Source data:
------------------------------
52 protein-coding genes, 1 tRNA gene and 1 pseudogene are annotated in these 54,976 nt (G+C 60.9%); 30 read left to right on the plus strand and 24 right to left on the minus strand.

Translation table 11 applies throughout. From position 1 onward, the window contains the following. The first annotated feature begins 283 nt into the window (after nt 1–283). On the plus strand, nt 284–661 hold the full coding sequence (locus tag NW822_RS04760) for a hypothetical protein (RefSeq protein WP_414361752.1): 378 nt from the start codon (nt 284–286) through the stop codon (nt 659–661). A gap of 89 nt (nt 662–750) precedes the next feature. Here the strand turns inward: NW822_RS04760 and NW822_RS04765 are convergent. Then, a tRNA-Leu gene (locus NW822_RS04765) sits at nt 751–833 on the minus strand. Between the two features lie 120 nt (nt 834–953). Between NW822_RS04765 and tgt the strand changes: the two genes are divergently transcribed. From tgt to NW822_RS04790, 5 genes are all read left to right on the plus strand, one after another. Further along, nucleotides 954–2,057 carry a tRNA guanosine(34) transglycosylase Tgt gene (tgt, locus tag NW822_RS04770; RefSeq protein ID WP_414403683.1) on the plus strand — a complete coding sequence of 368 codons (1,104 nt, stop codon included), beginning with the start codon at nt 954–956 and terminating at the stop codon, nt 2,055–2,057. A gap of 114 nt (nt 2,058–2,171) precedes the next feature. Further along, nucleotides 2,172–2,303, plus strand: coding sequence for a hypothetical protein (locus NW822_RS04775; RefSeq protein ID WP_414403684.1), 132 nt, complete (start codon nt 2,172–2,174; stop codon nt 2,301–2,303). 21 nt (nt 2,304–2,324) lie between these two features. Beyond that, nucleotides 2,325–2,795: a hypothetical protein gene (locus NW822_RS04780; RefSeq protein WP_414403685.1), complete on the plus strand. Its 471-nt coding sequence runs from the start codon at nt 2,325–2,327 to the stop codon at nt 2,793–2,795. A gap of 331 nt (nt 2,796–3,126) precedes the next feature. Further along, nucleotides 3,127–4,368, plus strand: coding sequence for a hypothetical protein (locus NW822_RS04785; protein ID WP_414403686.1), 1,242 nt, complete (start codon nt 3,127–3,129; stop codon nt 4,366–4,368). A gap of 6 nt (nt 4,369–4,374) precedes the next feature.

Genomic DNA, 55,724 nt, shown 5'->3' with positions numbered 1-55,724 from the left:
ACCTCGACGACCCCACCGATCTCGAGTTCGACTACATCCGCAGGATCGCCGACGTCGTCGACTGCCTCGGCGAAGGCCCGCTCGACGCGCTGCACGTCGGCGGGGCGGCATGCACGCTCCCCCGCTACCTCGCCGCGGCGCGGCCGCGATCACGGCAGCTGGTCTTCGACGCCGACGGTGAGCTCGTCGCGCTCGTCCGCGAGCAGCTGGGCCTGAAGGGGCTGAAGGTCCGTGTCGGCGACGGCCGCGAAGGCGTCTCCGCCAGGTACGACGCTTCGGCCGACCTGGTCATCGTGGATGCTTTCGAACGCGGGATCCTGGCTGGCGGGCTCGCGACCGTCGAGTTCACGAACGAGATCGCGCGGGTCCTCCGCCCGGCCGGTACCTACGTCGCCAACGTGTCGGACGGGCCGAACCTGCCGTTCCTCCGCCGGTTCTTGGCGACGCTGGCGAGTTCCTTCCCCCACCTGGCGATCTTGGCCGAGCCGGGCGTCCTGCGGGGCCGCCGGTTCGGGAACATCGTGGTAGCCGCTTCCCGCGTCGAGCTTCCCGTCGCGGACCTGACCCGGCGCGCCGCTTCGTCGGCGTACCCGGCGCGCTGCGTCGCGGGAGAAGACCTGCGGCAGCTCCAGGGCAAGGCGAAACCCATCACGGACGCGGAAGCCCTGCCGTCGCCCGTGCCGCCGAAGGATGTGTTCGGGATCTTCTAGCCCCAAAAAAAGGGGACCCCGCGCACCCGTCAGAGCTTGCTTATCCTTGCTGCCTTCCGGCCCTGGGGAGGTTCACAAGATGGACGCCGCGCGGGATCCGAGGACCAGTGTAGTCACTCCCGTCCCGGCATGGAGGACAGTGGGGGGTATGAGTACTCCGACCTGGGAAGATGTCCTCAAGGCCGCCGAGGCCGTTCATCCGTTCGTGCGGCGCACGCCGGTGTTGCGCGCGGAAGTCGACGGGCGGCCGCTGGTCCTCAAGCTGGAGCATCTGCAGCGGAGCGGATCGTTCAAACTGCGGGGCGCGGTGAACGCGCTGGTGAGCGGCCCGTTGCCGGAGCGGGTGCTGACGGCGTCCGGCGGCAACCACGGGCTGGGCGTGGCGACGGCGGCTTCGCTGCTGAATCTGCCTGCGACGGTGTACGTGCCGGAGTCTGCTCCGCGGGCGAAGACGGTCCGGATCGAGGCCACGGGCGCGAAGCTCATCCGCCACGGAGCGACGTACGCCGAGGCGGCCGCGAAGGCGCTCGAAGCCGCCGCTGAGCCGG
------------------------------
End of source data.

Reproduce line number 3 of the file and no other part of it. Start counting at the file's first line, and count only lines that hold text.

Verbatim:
Genomic DNA, 55,724 nt, shown 5'->3' with positions numbered 1-55,724 from the left: